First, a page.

1

I am new to IoC and Castle Windsor.

The question is more related to IoC, but i just chose Castle as my weapon of choice.

I immediately ran into a problem that it seems impossible to construct the container from a config file or from a singleton.

The only way seeming to work for me is to use a Builder function that will construct the whole container each time and then let me specify the types, look at this example:

I have a view:

public interface IView
{
}

There are 2 concrete implementations of this view:

public class ConcreteViewA : IView
{
}

public class ConcreteViewB : IView
{
}

I have a controller that operates on the view:

public class Controller
{
    public Controller(IView view) { }
    public void Load() { }
}

I create a function that constructs my IoC container and register the common types, the only type i can register is my controller, as this is all that stays the same:

WindsorContainer BuildContainer()
    {
        var container = new WindsorContainer();
        container.Register(Component.For<Controller>().ImplementedBy<Controller>());
        return container;
    }

I have 2 (Root) entry points:

void RootMethod1()
    {
        var container = BuildContainer();
        container.Register(Component.For<IView>().ImplementedBy<ConcreteViewA>());
        var controller = container.Resolve<Controller>();
        controller.Load();
    }

    void RootMethod2()
    {
        var container = BuildContainer();
        container.Register(Component.For<IView>().ImplementedBy<ConcreteViewB>());
        var controller = container.Resolve<Controller>();
        controller.Load();
    }

As you can see I have to rebuild the container each time as i need to tell it what to use for IView for each of the context i am in. What if the Container is expensive to rebuild (Lots of types etc), how can I design this?

  • It this for an MVC application? If so, what does an instance of IView do? – Keith Bloom Oct 9 '11 at 21:00
  • I ask because in an ASP.Net application picking which view should be returned for an Action on a Controller is dealt with by the framework. – Keith Bloom Oct 9 '11 at 21:04
  • No this is a custom implementation for winforms. The Page Load event will create the controller/presenter which takes in a view which is the current instance (so it cannot be created) – Andre Oct 11 '11 at 5:49
  • I don't know how simplified this example is, but usually controller is tied to a specific view type. The problem you're having may be a design problem, not a framework-usage problem – Krzysztof Kozmic Oct 11 '11 at 22:09
  • I agree with you, and as you can see that my controller does depend on a type IView, but why must my controller care what the concrete implementation for IView is, the problem was simply telling the Container for each context what the concrete view is. All of the other types remain the same. I did simplify the example in order to get help, but imagine the controllers takes in a few dependencies, most of which remain the same and is easily handled by ioc except for the concrete view, which can change. – Andre Oct 17 '11 at 14:05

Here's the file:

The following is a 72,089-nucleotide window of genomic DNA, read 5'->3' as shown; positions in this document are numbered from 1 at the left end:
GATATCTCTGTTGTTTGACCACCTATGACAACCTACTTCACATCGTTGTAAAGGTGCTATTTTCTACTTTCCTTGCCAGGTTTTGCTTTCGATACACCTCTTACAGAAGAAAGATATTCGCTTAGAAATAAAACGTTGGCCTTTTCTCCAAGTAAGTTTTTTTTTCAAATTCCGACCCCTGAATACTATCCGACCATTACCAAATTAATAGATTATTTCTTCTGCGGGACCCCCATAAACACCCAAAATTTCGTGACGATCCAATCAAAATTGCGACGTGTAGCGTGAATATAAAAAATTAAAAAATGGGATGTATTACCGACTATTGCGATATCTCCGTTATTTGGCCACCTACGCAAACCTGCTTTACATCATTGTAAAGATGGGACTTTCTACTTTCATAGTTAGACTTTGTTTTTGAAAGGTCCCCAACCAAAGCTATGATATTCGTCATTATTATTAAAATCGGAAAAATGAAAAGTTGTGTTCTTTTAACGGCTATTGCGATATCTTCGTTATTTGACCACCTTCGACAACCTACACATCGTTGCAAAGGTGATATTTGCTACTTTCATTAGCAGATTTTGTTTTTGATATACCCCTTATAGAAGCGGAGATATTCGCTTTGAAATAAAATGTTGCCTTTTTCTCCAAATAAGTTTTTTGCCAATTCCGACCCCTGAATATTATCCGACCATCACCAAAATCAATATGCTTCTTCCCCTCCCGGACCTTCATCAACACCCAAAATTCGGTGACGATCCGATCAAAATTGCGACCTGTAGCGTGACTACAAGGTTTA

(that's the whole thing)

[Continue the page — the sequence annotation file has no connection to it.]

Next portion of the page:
5

From what I understand, you need two different instances of the Controller class (each one constructed with a different IView type). The easiest way to achieve this is to register two components with different names and different dependencies.

WindsorContainer BuildContainer()
{
    var container = new WindsorContainer();

        container.Register(Component.For<Controller>().Named("ControllerWithViewA")
                                                      .ImplementedBy<Controller>()
                                                      .DependsOn(Property.ForKey(typeof(IView))
                                                      .Is(typeof(ConcreteViewA)));
        container.Register(Component.For<Controller>().Named("ControllerWithViewB")
                                                     .ImplementedBy<Controller>()
                                                     .DependsOn(Property.ForKey(typeof(IView))
                                                     .Is(typeof(ConcreteViewB)));
    return container;
}

You can then ask for any controller as and when required.

void RootMethod1()
{
    var container = BuildContainer();
    var controller = container.Resolve<Controller>("ControllerWithViewA");
    controller.Load();
}

void RootMethod2()
{
   var controller = container.Resolve<Controller>("ControllerWithViewB");
   controller.Load();
}

A few more things to keep in mind when using DI

  1. Build your container only once (Building it again and again is a waste of time and resources).

  2. Be very sure which dependencies to inject and which not to. Overusing DI for everything can result in a bloated container which is a maintenance nightmare.

  3. Be informed about the life cycle of your components (Singleton, Transient, per thread etc). Especially with Castle the default lifestyle is singleton which might create inconsistent behavior in a multi-threaded scenario.

1

You could look at using a handler selector. This would allow you to dynamically choose which view to resolve based on whatever code you choose. See here.

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